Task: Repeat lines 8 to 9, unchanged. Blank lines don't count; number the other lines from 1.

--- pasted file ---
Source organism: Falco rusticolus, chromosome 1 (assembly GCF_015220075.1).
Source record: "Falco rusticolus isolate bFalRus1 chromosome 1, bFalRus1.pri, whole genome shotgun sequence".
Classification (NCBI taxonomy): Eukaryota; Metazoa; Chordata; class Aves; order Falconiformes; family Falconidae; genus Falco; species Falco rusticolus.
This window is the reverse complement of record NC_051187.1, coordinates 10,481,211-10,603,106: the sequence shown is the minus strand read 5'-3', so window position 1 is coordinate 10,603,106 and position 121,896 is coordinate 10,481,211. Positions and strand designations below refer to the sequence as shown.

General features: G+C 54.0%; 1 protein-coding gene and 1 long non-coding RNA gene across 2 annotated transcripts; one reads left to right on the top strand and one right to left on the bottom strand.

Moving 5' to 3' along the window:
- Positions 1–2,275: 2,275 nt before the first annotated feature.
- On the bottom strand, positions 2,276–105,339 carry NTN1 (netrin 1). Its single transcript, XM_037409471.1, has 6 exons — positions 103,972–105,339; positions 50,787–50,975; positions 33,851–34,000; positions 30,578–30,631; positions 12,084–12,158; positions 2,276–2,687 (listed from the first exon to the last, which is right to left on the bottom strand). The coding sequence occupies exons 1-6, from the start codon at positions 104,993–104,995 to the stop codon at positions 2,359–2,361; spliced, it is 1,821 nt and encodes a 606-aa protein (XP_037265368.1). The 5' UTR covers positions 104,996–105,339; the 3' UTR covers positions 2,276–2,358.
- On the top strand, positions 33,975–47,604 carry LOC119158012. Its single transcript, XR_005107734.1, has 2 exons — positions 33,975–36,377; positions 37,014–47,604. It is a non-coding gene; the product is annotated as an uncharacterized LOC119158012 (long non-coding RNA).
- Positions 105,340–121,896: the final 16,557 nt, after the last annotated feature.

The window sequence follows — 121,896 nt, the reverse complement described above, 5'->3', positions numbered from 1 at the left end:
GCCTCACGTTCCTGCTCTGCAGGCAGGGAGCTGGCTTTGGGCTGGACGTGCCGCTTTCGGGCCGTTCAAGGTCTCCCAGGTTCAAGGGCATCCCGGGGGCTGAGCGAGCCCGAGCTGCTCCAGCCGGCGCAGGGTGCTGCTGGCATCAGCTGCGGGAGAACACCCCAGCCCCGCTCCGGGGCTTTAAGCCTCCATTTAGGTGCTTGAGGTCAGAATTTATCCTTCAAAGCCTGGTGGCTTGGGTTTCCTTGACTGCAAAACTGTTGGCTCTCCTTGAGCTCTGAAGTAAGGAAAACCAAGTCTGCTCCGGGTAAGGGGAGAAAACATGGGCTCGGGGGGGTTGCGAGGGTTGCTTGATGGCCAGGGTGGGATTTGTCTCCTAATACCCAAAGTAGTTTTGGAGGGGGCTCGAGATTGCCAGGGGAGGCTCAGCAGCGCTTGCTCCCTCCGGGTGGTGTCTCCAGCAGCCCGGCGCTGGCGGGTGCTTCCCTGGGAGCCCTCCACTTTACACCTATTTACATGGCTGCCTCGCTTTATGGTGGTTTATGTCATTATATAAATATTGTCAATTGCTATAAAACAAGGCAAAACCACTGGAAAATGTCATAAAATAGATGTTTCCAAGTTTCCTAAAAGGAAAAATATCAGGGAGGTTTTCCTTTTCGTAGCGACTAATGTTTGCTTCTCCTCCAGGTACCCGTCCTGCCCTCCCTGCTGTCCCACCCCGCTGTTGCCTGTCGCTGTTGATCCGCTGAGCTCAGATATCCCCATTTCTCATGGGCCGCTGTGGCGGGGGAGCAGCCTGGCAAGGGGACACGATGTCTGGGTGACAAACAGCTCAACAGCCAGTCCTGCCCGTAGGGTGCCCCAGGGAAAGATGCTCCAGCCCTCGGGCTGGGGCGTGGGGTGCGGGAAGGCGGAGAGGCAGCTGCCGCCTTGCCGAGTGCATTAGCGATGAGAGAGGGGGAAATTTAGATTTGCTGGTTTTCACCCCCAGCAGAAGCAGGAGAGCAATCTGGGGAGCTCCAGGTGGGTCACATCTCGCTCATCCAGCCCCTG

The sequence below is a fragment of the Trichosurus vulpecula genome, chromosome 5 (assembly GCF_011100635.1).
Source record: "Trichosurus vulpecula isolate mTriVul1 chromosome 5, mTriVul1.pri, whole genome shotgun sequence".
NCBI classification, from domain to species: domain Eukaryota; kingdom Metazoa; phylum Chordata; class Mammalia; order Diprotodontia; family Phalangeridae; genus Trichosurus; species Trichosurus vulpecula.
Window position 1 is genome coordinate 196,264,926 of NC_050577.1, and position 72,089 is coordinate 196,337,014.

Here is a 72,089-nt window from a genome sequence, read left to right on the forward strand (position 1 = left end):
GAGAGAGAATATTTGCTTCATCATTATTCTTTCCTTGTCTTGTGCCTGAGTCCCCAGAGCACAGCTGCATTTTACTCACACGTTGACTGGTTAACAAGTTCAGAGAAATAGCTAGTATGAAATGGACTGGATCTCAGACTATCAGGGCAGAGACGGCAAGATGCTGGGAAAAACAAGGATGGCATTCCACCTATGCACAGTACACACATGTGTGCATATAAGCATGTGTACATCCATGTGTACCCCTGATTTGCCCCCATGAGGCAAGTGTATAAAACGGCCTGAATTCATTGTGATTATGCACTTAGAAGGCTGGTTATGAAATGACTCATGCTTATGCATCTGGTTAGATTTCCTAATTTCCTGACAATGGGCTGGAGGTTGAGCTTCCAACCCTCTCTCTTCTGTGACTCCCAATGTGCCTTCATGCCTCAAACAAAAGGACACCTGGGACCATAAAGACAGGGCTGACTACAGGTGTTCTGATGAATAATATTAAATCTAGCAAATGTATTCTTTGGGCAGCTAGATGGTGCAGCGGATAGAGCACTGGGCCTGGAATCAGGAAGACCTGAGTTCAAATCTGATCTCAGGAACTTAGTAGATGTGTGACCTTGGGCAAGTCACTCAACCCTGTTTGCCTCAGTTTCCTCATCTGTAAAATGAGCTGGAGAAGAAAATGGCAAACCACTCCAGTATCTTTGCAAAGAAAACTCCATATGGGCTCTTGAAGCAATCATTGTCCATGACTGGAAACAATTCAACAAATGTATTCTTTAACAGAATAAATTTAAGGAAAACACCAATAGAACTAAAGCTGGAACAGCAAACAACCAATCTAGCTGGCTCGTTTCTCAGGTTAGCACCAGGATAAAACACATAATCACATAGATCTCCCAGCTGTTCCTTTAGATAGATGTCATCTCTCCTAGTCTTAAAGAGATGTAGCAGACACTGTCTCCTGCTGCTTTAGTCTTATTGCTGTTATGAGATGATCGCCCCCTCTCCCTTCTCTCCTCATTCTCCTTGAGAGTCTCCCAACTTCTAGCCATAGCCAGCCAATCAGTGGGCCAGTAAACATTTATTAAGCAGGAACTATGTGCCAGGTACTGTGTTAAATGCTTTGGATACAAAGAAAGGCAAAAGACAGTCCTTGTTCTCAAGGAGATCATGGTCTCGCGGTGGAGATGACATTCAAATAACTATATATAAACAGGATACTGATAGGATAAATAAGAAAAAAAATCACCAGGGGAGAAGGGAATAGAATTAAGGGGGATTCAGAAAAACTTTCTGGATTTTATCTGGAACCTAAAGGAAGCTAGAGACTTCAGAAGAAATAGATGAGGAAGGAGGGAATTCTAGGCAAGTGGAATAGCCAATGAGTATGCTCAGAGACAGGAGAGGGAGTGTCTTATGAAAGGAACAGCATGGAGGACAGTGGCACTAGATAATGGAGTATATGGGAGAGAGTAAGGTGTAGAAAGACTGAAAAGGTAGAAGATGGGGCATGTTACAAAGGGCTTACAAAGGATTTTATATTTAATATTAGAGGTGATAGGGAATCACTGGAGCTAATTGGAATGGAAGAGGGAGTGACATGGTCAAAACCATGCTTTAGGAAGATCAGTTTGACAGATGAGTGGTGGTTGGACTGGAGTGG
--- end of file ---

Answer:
- On the bottom strand, positions 2,276–105,339 carry NTN1 (netrin 1). Its single transcript, XM_037409471.1, has 6 exons — positions 103,972–105,339; positions 50,787–50,975; positions 33,851–34,000; positions 30,578–30,631; positions 12,084–12,158; positions 2,276–2,687 (listed from the first exon to the last, which is right to left on the bottom strand). The coding sequence occupies exons 1-6, from the start codon at positions 104,993–104,995 to the stop codon at positions 2,359–2,361; spliced, it is 1,821 nt and encodes a 606-aa protein (XP_037265368.1). The 5' UTR covers positions 104,996–105,339; the 3' UTR covers positions 2,276–2,358.
- On the top strand, positions 33,975–47,604 carry LOC119158012. Its single transcript, XR_005107734.1, has 2 exons — positions 33,975–36,377; positions 37,014–47,604. It is a non-coding gene; the product is annotated as an uncharacterized LOC119158012 (long non-coding RNA).